Here is a link for a more comprehensive list on tipping etiquette guidelines. It’s important to remember that tipping is still an act of giving whether it’s an unsaid requirement or not. You’re not legally obligated to do it, so it’s still an act of giving. Do it out of the goodness of your heart, but do it in accordance with the quality of service provided. Don’t limit yourself to tipping the “recommended” amount if the importance of the service provider in your life exceeds the recommended amount.

What are your thoughts about tipping and who you should tip?

  • Mac

    I think tipping is a required evil…I’ve never been comfortable doing it, but try to be a good tipper anyway. It’s so difficult to be an honest tipper and I usually end up giving between 15-20% no matter what (at restaurants). Even if I’ve had the worst possible service, I still find myself handing over unearned money. Thinking back, the best tip I’ve left was to the worst stylist ever at Great Clips several years ago. Nothing. She smelled real bad, acted like she was in a rush, and did a poor job. And somehow I was unlucky enough to have 3 haircuts in a row by her.

    Never went back to that place again.

    • WOODY


      • Rei

        @Mac: That’s not bad luck, that’s your decision to not set up an appointment with a stylist who knows how to do the job. You do a walk-in and you usually get the bottom of the barrel, because almost nobody makes appointments with the worst person in the shop. The only time you’ll get someone decent doing a walk-in is if a good stylist has a canceled appointment at the last minute.
        @Woody: Make sure you verbally express your appreciation at least.

      • Paul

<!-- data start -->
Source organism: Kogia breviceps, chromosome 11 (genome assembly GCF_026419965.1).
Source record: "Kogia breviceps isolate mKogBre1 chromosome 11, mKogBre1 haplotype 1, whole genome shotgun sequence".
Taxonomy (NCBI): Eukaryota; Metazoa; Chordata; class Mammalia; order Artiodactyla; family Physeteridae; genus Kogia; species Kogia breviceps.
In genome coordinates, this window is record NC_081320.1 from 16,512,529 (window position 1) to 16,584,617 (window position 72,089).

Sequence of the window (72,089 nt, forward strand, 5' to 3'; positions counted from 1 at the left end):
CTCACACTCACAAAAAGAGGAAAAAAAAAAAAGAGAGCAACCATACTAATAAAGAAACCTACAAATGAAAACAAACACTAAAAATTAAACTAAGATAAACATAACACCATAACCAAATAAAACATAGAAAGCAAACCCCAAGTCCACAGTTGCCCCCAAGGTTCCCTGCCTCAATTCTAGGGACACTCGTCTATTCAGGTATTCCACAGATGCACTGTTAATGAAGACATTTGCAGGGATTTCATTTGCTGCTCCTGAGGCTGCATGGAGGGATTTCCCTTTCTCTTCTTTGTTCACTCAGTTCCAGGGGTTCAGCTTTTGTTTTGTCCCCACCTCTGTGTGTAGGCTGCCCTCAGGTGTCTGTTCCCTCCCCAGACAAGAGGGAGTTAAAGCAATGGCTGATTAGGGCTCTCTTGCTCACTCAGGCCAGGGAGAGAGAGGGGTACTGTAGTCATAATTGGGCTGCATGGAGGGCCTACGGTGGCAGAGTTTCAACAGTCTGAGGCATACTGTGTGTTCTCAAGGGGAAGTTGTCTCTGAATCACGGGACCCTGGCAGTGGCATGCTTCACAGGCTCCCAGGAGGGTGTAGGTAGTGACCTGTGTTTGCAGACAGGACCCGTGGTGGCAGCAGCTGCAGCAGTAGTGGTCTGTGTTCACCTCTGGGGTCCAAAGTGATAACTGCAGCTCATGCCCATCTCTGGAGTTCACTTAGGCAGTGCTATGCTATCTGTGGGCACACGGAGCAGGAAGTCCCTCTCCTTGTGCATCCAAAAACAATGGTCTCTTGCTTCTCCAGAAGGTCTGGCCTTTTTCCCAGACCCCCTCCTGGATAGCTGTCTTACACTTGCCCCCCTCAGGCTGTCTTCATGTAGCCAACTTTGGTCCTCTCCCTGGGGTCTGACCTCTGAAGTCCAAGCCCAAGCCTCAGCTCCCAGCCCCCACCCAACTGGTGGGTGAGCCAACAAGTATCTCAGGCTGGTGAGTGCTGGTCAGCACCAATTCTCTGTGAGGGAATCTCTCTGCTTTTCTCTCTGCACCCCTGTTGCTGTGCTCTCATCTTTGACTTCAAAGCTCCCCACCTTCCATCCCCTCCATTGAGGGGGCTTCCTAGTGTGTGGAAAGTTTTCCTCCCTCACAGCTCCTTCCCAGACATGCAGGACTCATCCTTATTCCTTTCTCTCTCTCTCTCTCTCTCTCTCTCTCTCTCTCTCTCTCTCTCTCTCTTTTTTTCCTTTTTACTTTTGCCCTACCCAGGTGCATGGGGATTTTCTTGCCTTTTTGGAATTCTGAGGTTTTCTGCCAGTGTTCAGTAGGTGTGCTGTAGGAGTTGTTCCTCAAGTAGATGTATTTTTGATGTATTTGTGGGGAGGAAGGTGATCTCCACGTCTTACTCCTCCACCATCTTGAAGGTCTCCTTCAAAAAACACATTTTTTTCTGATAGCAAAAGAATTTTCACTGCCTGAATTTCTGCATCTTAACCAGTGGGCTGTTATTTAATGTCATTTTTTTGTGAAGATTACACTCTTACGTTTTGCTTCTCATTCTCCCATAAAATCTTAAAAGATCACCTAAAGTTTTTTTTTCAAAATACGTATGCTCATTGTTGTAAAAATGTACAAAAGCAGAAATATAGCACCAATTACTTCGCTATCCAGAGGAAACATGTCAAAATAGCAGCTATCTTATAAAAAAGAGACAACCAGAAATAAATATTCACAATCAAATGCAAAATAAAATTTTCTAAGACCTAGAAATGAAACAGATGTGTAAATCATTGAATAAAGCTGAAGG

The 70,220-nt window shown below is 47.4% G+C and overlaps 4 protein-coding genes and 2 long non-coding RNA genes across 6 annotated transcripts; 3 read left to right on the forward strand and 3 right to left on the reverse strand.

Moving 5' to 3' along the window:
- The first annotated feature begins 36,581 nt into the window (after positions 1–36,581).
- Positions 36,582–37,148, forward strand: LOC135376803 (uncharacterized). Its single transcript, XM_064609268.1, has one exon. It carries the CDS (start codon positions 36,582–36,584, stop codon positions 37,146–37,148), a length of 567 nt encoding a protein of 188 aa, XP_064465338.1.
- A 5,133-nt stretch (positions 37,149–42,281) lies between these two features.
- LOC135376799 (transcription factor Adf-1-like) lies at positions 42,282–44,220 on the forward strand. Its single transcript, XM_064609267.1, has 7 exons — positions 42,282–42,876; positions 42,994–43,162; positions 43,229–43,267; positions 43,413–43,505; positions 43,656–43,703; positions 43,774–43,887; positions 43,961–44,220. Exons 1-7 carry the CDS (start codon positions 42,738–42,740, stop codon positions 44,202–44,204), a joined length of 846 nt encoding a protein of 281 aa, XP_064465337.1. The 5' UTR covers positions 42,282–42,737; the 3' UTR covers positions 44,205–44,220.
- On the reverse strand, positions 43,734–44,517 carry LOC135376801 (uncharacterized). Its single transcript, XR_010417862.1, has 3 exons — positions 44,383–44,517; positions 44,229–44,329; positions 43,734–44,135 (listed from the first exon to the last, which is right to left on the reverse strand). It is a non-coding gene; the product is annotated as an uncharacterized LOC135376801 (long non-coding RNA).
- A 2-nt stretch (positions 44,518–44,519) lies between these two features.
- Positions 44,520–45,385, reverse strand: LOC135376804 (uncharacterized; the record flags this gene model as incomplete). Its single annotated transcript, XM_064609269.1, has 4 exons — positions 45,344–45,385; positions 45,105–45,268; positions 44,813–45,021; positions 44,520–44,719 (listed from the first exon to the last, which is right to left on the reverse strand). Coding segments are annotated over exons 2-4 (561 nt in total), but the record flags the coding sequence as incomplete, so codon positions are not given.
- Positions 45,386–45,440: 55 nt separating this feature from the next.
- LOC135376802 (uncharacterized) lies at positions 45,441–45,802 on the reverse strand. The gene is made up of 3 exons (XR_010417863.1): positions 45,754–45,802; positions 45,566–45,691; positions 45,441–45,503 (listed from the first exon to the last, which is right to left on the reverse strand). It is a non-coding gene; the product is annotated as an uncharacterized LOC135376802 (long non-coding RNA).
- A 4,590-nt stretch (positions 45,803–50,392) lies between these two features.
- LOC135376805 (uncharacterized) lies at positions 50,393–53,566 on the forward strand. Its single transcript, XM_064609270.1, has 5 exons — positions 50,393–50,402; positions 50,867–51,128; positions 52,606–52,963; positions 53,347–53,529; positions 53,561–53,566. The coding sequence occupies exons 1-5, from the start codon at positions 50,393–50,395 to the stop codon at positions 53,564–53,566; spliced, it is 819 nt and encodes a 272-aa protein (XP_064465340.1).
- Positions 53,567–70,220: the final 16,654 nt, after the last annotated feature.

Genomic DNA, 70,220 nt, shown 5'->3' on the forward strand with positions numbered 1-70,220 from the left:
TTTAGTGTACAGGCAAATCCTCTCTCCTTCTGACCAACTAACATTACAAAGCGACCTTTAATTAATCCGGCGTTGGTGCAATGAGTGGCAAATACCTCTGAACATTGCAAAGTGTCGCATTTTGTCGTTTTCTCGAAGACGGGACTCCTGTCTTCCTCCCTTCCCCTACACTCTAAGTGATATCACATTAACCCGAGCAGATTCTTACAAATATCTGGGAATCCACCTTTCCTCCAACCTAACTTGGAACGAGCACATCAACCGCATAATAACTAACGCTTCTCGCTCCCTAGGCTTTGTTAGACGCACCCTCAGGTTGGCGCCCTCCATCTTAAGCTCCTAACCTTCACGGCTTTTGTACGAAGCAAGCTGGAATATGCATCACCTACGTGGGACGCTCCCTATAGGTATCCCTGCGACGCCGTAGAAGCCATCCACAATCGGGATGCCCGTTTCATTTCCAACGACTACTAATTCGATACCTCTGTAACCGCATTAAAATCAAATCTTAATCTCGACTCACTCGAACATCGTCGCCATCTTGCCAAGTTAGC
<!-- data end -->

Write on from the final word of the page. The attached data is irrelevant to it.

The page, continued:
Well, this sign makes me nervous, knowing how severs are taxed on 15% of tabs.

        I learned this fact back when I was bussing tables during college. Basically, the IRS presumes that a server will receive an average of 15% of the tab as their tip on each check, and that amount is imputed to them as income (and calculated and reported to the IRS by the employer). Obviously, the IRS does not trust servers to report the true amount of their tips!

        I therefore feel guilty unless I leave a server at least a 15% tip, which I almost always do, unless the service is really bad.




    • Rei

      I’m not sure about postal workers, but I think tipping/giving a holiday gift your regular UPS or other package delivery person is a good idea if you get a lot of packages and he/she goes the extra mile for you. If he/she always makes sure that your package is safe and won’t get rained on when leaving it for you, if he/she warns you when he/she is pretty sure the package is damaged to make sure you check it right away…then I would say giving a holiday gift would be appropriate.

      Postal workers aren’t generally known for the kind of customer service that warrants a tip, but if someone goes out of their way for you (assuming it wouldn’t be professionally inappropriate to give a tip…like a doctor), a tip or holiday gift shows that person that someone appreciates their extra effort. Even just a thank you card for someone who does work that benefits you regularly and always goes the extra mile is better than nothing.

    • Erik Folgate

      I think it’s cool to tip the postal work on the holidays.

  • Bumble

    Most bartenders and servers are being paid a slave wage (4.27hr in FL) and rely completely on tips for their money. A 15% tip is an insult and an indication that you have done a poor job. 18% is standard. Don’t forget that we also tip out barbacks, bussers, foodrunners etc. from our tally. We usually only go home with about 75% of original pot. If you can’t afford to tip you can’t afford to eat out.

    • kristina

      Thank god someone here has a brain.

    • Ke

      You have got to be kidding.
      Maybe you should grow a pair and stand up to your bosses and deserve a better hourly wage. The patrons should not have to supplement their employees wages, especially when the employees can not even come close to giving good service.